This is a stubb of Boquete Private Mountain Retreat for Sale sharing my favorite pictures of the home we designed and built. I know this page takes a while to load so only folks who are really intersted in the property will wait … but if you are interested, it will be worth the wait!
OK we got a little carried away with the porch, but this is Panama and the perfect climate, so we spend a lot of time on the porch!
The porch is the place to see the fantastic sunsets over Volcan Baru.
Because of our near-perfect weather, we wanted our home to be as open to the outside as possible. The open concept has the living room flowing into the dining area which flows into the kitchen, and it’s all oriented to the outside.
I love tropical plants and the ferns which abound in and around Boquete are spectacular. When I see these I remember back when we lived in Milwaukee and froze under several feet of snow all winter long. And we would go to the Mitchel Domes which had a tropical garden under the glass dome. And I’d dream about escaping to a paradise filled with tropical plants.
Unquestionably my favorite room where Nikk and I have matching desks of green marble looking out the window and watching the hummingbirds and butterflies hang out on the special plants we’ve put there to attract them.
The back porch looks out over the valley or quebrada that is part of our property. There is nothing like curling up in the hammock with a good book on a rainy afternoon.
I love this picture of the entrance. Those entry doors are antique doors that were imported from Port Said, Egypt.
We designed the Master Bedroom to be just like sleeping in the treetops. With no neighbors we don’t have to be hemmed in by curtains.
The name “Panama” supposedly came from an Indigenous word for “abundance” and it is generally thought that it referred to the abundance of butterflies and moths. Hardly a month goes by that one of us says, “Hey, you’ve got to come and see this” and we discover a butterfly or insect that is new to us.
I show this picture when I talk on ships and tell folks it is “the breafast buffet” back home! We have tons of banana trees, so we almost always have a stock of bananas hanging. The only problem is we pick them when they are still green to keep the birds form pecking them as soon as they start to ripen, but when they ripen they ripen all at once. We eat what we can and the rest we feed to the birds. Don’t worry, we have dozens of neighbors who’ve worked on our farm for us and we provide them with plantains, bananas, and oranges.
This is my favorite picture of the old folks at home relaxing on the back porch, not that we spend that much time relaxing, which is the reason for Retirement 2.0.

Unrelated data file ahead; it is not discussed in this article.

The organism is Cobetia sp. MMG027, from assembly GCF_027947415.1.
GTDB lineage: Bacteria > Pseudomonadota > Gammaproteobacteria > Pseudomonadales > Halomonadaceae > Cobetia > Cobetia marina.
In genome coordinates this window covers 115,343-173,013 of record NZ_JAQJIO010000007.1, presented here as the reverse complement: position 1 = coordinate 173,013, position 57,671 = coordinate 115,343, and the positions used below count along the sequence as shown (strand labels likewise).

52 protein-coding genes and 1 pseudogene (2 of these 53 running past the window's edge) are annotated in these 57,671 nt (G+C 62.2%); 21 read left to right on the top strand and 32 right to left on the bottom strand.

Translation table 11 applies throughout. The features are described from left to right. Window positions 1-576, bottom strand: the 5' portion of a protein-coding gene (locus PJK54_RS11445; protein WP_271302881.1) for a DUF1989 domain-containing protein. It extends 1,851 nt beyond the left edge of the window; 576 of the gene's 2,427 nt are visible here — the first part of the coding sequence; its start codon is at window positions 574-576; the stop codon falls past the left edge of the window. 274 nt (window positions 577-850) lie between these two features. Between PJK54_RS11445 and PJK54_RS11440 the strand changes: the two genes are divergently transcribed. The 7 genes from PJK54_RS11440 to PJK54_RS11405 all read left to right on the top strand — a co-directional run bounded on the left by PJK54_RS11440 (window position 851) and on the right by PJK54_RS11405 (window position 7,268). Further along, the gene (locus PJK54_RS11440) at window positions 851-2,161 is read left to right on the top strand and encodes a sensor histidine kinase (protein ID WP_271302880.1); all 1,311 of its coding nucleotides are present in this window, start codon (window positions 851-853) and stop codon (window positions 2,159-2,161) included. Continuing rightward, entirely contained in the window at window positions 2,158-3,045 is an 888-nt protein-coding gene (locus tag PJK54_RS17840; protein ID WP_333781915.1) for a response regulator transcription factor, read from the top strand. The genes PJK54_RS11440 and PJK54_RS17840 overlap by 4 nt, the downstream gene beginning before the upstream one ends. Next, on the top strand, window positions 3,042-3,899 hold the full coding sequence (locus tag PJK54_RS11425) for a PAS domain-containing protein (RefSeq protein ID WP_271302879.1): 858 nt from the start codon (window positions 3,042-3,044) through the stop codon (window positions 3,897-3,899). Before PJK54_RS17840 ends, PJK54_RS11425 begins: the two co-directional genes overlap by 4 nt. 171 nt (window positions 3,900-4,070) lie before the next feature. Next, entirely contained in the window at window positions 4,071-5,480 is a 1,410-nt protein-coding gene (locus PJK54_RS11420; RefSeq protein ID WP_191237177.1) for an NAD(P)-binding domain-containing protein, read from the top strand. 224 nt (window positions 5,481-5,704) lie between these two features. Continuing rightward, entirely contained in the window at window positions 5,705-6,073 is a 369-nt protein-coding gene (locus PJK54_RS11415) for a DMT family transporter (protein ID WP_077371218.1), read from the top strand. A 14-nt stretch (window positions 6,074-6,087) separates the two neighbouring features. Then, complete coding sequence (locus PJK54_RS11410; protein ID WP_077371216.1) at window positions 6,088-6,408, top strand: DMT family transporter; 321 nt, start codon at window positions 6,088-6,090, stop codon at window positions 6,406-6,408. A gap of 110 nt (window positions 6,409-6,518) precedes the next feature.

Best place to read a book, relax, enjoy a glass of our fresh squeezed orange juice with Abuelo Panama dark rum.
The gate is mainly to keep the dogs in a smaller area of the farm and not have them running all over town.
This is what mornings are all about! From the back porch we watch the sun set, and on the front porch we watch the sun rise and enjoy our morning coffee. Because Panama is about nine degrees off the equator there is only about a 10 or 15 minute difference in daylight, so no messing around with Day Light Savings or any such foolishness.
I know sometimes people are surprised by a fireplace in the tropics, but at our altitude of 3,700 feet in never gets hotter than maybe the low 80s if it is mid-day, there are no clouds in the sky and we’re having a heat wave. Usually it is spring-like year-round, no heat, no air conditioning. At night it drops down to maybe 61 at 4 am, so you always need a blanket. During the rainy season we use the fireplace a lot. It has a propane gas connection, but being a farm we have loads of wood to burn.
The wood doors, hanging light chandeliers, metal railings were all hand crafted by locals.
When we built the house we had to look pretty hard for what we wanted since back then a lot of things we’re readily availabe in Panama. So there are a lot of special touches, The interior tiles and roof tiles were all imported from Spain and are not local. The slate floors in the libaray and back porch we brought in from India. We had the Burmese Cherry cabinets made in China.
The Master Bedroom shower is light, bright and has no curtain or glass doors you have squeegie down. You just walk in and out! I joke that this shower is larger than the whole bathroom I have when I’m working on a ship, and the bathroom itself, with a tub and huge his and hers closets is larger than the entire stateroom I have when I’m at sea!
Some of the best coffee in the world is grown in Boquete, and the most expensive coffee, called geisha comes from Boquete. Coffee is very much like wine: you can buy a bottle of Trader Joe’s “Two Buck Chuck” for, now what, $4, and its good. Or you can buy a bottle of Merlot that has a unique and special profile and flavor for hundreds of dollars. In July last 2019 a geisha coffee sold at auction for $1,029 a pound wholesale.
Panama has over 1,000 species of native, wild orchids!
There are so many amazing tropical plants to discover. During the rainy season you can stick almost anything in the ground and it will grow.
These little blue birds are always the first to arrive when we put out bananas for the birds.
Although you may not recognize it at first … a pineapple!
Our favorite Boquete breakfast. Omelette with everything, orange juice, coffee and hojaldras, a kind of fry bread unique to Chiriqui. Ask for hojaldras in Panama City and they won’t have any idea what you are talking about, but they are a staple part of breafast in Chiriqui. $4.75 at Central Park Cafe.